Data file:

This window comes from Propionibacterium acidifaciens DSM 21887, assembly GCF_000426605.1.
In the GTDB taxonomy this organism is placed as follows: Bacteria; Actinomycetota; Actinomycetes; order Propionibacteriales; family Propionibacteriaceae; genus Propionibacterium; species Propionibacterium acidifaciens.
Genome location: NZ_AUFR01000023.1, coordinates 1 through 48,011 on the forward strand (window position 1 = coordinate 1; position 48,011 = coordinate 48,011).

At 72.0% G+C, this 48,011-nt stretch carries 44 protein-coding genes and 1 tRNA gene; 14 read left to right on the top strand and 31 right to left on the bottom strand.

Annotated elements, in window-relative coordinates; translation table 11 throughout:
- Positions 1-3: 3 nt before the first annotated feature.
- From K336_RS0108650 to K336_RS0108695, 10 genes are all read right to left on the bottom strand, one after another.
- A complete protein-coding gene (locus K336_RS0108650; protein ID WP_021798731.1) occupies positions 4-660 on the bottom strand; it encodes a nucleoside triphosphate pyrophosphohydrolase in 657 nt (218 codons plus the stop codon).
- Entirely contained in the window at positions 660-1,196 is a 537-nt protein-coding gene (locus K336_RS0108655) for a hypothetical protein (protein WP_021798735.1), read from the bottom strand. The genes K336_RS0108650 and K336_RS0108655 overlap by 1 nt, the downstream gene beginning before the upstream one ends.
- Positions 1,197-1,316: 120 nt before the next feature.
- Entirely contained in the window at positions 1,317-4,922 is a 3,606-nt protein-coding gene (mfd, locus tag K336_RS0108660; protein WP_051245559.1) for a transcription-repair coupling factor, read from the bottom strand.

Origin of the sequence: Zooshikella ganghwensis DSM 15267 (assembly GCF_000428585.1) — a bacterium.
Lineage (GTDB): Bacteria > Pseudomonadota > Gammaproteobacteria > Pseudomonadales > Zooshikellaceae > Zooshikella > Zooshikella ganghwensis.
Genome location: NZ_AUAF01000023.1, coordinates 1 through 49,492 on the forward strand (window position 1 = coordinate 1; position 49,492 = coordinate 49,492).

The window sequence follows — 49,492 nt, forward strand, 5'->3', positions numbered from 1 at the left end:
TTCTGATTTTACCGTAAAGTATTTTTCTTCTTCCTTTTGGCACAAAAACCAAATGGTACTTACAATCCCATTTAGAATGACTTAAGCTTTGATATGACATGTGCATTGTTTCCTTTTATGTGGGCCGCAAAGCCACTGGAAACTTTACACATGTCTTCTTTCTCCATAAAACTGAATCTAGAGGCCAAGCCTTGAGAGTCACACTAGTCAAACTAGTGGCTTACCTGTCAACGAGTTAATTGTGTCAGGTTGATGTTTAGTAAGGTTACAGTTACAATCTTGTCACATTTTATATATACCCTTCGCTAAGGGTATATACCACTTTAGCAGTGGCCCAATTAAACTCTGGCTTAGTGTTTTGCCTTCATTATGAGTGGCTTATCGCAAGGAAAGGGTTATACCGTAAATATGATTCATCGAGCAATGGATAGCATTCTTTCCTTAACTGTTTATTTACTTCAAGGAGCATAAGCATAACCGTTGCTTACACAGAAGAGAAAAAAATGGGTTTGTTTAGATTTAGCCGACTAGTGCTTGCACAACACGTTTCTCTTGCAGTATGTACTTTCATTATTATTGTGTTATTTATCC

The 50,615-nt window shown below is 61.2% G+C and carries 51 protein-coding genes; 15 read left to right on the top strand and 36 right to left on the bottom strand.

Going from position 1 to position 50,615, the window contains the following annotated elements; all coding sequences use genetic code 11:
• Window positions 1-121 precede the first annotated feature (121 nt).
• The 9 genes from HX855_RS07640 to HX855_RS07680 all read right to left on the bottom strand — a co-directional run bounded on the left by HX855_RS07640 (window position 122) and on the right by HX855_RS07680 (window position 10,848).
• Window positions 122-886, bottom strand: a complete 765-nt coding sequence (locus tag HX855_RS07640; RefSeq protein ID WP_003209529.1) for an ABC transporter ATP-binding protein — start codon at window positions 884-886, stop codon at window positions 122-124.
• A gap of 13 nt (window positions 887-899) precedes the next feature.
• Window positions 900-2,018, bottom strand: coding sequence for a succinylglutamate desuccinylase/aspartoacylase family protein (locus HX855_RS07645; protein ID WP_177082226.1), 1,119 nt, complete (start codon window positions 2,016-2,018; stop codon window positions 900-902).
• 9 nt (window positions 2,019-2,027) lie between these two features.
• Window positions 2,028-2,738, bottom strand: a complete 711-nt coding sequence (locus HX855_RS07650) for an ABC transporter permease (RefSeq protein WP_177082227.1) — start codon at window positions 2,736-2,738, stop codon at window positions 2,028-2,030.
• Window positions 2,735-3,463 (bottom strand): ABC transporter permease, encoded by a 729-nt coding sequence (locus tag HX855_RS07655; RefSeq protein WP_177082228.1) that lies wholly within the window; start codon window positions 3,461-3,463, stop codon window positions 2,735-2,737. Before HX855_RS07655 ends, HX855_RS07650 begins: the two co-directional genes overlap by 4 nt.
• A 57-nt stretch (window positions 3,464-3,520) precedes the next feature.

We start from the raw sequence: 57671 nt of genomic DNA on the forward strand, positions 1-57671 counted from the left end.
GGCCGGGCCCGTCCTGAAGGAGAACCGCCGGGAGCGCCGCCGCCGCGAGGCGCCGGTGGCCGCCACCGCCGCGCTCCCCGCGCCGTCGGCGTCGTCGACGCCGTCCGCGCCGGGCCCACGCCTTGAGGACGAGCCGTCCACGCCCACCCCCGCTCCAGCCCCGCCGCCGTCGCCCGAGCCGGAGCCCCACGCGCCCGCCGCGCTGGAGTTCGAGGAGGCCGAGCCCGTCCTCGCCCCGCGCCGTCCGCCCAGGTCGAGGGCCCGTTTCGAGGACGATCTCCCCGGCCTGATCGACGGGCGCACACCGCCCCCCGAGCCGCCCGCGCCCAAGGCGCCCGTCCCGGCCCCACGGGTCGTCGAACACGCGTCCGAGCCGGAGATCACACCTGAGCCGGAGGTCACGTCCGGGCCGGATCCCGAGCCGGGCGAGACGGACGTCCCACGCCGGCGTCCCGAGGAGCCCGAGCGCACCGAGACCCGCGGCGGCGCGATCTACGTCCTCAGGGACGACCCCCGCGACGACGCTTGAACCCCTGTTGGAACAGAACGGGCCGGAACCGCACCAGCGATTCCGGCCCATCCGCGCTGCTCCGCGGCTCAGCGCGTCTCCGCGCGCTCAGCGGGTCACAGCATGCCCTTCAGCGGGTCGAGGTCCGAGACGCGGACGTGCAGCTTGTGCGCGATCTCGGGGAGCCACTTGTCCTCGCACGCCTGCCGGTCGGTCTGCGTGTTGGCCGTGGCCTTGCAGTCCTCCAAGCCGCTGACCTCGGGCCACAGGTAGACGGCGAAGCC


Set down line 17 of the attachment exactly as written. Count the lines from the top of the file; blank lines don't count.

The 50,615-nt window shown below is 61.2% G+C and carries 51 protein-coding genes; 15 read left to right on the top strand and 36 right to left on the bottom strand.